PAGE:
Is a Healthy Food Option Sabotaging Your Diet?

I wonder why the weight is not coming. Keep this in mind: you can inadvertently interfere with your goal, even if your determination to shed those extra pounds is quite strong. According to new research, just seeing a healthy food option on the menu actually tempts you to choose a food that makes you fat.

It doesn’t make sense, but according to researcher Gavan Fitzsimmons, who has a Ph.D., we are all subject to what he calls “goal achievement by proxy.”

Before you reject the idea entirely, keep in mind that while fast food places and vending machines have healthier options than ever before, analysts note that the fast food industry’s sales are not coming from those healthy items, but from sales of calorie-laden foods. foods like hamburgers and fries.

We look at the salad, but ask about the inexpensive meal.

This last bit of research supports the idea that once we feel like we’ve done something right, even if we’re just thinking about choosing a healthy option from a list, we feel eligible for a reward.

“We found that having a healthy ingredient leads people to choose the least healthy on the list,” Fitzsimons tells WebMD.

“Just looking at and thinking about the healthy ingredient makes you feel like you’ve done your homework. It’s crazy, but it’s human.”

Here’s how the team revealed this part of the self-deception that we feed on.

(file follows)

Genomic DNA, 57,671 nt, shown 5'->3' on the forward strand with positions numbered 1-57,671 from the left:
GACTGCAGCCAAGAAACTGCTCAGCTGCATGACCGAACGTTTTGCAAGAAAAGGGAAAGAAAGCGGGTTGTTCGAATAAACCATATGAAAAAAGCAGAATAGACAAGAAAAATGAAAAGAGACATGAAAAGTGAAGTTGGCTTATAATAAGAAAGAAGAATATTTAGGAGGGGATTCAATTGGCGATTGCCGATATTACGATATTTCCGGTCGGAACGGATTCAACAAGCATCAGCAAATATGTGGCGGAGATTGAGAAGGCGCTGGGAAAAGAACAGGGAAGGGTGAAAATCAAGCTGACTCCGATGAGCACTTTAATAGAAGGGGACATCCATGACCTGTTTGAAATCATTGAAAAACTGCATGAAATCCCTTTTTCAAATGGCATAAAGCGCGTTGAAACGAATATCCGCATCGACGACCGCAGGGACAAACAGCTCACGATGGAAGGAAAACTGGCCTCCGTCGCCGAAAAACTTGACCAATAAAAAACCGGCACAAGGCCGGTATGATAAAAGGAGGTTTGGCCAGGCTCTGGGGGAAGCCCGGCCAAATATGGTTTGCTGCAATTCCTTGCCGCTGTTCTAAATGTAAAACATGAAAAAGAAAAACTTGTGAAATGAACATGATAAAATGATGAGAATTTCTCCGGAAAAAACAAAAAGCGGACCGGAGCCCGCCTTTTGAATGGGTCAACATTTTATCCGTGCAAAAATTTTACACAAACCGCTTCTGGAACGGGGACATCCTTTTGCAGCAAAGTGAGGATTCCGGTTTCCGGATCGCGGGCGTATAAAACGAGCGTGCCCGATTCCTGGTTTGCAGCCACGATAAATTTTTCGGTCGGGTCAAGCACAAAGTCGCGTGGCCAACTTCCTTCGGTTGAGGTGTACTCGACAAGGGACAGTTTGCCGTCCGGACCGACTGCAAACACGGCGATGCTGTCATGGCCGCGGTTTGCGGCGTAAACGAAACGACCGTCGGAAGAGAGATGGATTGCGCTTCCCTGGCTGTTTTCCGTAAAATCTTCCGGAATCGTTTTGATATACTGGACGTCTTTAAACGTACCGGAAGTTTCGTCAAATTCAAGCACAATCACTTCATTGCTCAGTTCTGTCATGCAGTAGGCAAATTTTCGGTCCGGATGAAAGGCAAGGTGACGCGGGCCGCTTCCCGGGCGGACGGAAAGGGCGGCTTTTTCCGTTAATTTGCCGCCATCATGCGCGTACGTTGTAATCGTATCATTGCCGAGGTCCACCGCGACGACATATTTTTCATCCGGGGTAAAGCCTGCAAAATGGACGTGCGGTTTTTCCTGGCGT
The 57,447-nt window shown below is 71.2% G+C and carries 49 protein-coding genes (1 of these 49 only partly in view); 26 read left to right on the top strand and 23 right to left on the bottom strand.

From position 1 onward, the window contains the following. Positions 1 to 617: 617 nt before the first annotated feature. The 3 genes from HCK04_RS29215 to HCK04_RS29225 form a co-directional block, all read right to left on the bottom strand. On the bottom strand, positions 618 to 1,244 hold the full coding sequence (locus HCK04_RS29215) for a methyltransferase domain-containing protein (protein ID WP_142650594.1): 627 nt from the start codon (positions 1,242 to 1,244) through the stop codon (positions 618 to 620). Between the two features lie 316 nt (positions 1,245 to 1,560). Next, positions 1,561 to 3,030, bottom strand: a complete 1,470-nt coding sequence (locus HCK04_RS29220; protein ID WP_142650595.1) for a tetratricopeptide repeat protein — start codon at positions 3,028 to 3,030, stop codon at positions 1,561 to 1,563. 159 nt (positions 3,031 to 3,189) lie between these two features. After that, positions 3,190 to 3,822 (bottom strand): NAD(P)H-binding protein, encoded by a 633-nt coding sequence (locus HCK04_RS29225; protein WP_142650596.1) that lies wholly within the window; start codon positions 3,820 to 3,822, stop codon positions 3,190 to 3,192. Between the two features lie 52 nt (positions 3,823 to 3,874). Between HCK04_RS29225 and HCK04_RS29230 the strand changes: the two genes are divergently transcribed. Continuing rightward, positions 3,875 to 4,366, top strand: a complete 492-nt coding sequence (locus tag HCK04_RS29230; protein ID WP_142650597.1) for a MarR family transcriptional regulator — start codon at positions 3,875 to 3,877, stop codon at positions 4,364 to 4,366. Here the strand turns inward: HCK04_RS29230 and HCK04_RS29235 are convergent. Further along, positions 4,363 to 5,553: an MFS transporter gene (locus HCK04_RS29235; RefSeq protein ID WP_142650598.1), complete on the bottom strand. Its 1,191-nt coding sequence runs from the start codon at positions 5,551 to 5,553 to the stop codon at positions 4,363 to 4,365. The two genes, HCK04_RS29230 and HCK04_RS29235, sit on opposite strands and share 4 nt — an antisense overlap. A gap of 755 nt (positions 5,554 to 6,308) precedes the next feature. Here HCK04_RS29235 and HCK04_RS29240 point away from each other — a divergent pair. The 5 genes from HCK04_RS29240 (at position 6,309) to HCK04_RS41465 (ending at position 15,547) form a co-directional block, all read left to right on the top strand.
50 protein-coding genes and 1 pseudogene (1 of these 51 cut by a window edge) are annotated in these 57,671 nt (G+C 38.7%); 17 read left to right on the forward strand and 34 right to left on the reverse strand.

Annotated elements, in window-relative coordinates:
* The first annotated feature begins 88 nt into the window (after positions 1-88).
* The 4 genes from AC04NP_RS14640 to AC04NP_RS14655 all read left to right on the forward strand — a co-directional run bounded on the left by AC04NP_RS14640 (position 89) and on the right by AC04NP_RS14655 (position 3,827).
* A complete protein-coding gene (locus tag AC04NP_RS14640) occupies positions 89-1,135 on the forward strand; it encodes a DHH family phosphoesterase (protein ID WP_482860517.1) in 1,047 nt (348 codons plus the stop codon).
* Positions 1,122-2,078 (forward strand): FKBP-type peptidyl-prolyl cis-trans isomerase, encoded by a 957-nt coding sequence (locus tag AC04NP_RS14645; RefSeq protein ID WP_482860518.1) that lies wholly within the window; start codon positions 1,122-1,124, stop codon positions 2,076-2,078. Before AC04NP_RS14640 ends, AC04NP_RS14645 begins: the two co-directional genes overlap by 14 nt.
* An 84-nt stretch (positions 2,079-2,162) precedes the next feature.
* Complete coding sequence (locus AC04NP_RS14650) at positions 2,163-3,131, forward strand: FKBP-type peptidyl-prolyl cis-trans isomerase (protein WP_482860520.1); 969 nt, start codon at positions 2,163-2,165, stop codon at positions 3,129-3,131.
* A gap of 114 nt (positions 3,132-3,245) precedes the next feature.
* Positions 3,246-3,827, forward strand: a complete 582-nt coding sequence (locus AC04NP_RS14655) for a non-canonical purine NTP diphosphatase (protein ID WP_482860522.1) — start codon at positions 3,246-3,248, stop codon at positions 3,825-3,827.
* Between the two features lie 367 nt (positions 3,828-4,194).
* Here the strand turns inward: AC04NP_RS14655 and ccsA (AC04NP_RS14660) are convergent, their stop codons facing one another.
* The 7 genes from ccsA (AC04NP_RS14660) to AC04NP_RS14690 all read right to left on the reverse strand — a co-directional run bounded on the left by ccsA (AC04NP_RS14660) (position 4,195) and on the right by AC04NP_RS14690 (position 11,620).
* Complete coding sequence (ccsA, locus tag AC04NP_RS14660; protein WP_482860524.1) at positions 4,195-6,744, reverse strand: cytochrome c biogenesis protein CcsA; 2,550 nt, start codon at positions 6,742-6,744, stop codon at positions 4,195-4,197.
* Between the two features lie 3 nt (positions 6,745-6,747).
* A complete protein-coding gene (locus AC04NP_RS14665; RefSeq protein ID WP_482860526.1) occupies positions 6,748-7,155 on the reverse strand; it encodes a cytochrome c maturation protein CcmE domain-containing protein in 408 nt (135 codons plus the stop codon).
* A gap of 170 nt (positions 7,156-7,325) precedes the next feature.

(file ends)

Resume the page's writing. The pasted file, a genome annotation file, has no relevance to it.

Study participants who scored high on food and self-control measures were asked to choose a food from one of two picture menus.

Half of the participants viewed a menu that contained only unhealthy options like French fries, chicken tenders, and baked potatoes filled with butter and sour cream. The other half of the people saw the same menu, but with the addition of a salad.

Is a Healthy Food Option Sabotaging Your Diet


When salad was an option, some people chose it, but many of the more disciplined participants took one that was unhealthy. Even more intriguing, the effect was strongest among those who normally had a lot of self-control.

For whatever reason, consumers seem to tend to lower their self-control when something healthy is an option.

It is as if they feel that the goal has only been achieved by seeing, and perhaps briefly looking at, the visible. This seems to happen outside of our consciousness.

In other forms of study, the participants also made unhealthy choices. Most opt ​​for the calorie-laden bacon burger, chicken sandwich, and fish sandwich over the healthy veggie burger. For desserts, choose Chocolate Covered Oreo, Original Oreo, and Gold Oreo, rather than 100-calorie rated cookies.

The only thing that can help you achieve the indirect goal is to always remember your intentions.

Anything that helps you stay in control and away from gratification will also be an added bonus in keeping you on the right track.

For some, wearing a rubber band around the wrist and hitting before ordering keeps attention directly in the present, making the subconscious less likely to take over.

“What it shows is that adding a healthy item or two to a menu is basically the worst thing you can do,” says Fitzsimons. “This is completely new research, showing that a lot of what we do happens outside of our consciousness.”

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